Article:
LiST: Lives Saved Tool

IJE OxfordCousens, S., et al., Antibiotics for pre-term pre-labour rupture of membranes: prevention of neonatal deaths due to complications of pre-term birth and infection. Int J Epidemiol, 2010. 39 Suppl 1: p. i134-43.


Background In high-income countries, it is standard practice to give antibiotics to women with pre-term, pre-labour rupture of membranes (pPROM) to delay birth and reduce the risk of infection. In low and middle-income settings, where some 2 million neonatal deaths occur annually due to complications of pre-term birth or infection, many women do not receive antibiotic therapy for pPROM.


Objectives To review the evidence for and estimate the effect on neonatal mortality due to pre-term birth complications or infection, of administration of antibiotics to women with pPROM, in low and middle-income countries.


Methods We performed a systematic review to update a Cochrane review. Standardized abstraction forms were used. The quality of the evidence provided by individual studies and overall was assessed using an adapted GRADE approach.


Results Eighteen RCTs met our inclusion criteria. Most were from high-income countries and provide strong evidence that antibiotics for pPROM reduce the risk of respiratory distress syndrome [risk ratio (RR) = 0.88; confidence interval (CI) 0.80, 0.97], and early onset postnatal infection (RR = 0.61; CI 0.48, 0.77). The data are consistent with a reduction in neonatal mortality (RR = 0.90; CI 0.72, 1.12).


Conclusion Antibiotics for pPROM reduce complications due to pre-term delivery and post-natal infection in high-income settings. There is moderate quality evidence that, in low-income settings, where access to other interventions (antenatal steroids, surfactant therapy, ventilation, antibiotic therapy) may be low, antibiotics for pPROM could prevent 4% of neonatal deaths due to complications of prematurity and 8% of those due to infection.

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Background In high-income countries, administration of antenatal steroids is standard care for women with anticipated preterm labour. However, although >1 million deaths due to preterm birth occur annually, antenatal steroids are not routine practice in low-income countries where most of these deaths occur.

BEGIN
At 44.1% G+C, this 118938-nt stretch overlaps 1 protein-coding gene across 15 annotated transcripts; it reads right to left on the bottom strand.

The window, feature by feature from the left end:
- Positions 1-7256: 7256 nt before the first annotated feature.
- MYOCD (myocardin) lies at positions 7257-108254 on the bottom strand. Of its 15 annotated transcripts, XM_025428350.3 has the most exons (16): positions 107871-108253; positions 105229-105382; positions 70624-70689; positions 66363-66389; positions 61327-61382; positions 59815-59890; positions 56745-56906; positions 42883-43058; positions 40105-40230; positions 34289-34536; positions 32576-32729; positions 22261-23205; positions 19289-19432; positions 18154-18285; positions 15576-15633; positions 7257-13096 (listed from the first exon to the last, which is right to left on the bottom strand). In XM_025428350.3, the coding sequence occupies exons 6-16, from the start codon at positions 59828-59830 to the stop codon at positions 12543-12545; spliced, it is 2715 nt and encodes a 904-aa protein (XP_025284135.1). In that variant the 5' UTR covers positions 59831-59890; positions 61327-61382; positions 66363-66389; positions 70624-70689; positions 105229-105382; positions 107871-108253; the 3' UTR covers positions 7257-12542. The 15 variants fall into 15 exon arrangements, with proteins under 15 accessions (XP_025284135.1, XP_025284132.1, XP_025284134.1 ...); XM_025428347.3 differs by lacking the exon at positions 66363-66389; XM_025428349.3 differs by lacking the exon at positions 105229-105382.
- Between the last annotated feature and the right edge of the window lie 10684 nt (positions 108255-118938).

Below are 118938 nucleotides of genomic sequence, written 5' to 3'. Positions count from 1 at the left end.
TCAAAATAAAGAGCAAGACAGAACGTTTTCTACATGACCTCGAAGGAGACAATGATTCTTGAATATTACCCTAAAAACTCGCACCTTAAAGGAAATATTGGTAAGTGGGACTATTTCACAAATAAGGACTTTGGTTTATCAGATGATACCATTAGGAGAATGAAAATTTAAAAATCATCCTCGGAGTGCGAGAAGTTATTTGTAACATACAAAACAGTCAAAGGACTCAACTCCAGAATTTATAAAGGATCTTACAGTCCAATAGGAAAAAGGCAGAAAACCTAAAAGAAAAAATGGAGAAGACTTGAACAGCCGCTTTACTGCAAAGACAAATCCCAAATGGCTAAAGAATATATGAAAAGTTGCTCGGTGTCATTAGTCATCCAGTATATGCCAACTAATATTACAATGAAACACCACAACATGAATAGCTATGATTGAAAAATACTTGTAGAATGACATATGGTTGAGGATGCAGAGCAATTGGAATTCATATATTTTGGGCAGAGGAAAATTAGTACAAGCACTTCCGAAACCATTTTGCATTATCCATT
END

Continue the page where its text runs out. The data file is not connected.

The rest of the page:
Objectives To review the evidence for and estimate the effect on cause-specific neonatal mortality of administration of antenatal steroids to women with anticipated preterm labour, with additional analysis for the effect in low- and middle-income countries.

Methods We conducted systematic reviews using standardized abstraction forms. Quality of evidence was assessed using an adapted GRADE approach. Existing meta-analyses were reviewed for relevance to low/middle-income countries, and new meta-analysis was performed.

Results We identified 44 studies, including 18 randomised control trials (RCTs) (14 in high-income countries) in a Cochrane meta-analysis, which suggested that antenatal steroids decrease neonatal mortality among preterm infants (<36 weeks gestation) by 31% [relative risk (RR) = 0.69; 95% confidence interval (CI) 0.58–0.81]. Our new meta-analysis of four RCTs from middle-income countries suggests 53% mortality reduction (RR = 0.47; 95% CI 0.35–0.64) and 37% morbidity reduction (RR = 0.63; 95% CI 0.49–0.81). Observational study mortality data were consistent. The control group in these equivalent studies was routine care (ventilation and, in many cases, surfactant). In low-income countries, many preterm babies currently receive little or no medical care. It is plausible that antenatal steroids may be of even greater effect when tested in these settings.

Conclusions Based on high-grade evidence, antenatal steroid therapy is very effective in preventing neonatal mortality and morbidity, yet remains at low coverage in low/middle-income countries. If fully scaled up, this intervention could save up to 500 000 neonatal lives annually.

Featured News

Fourth LiST journal supplement published

November 10, 2017 – We are pleased to announce that The Lives Saved Tool in 2017: Updates, Applications, and Future Directions is the fourth supplement to be published by the LiST team.

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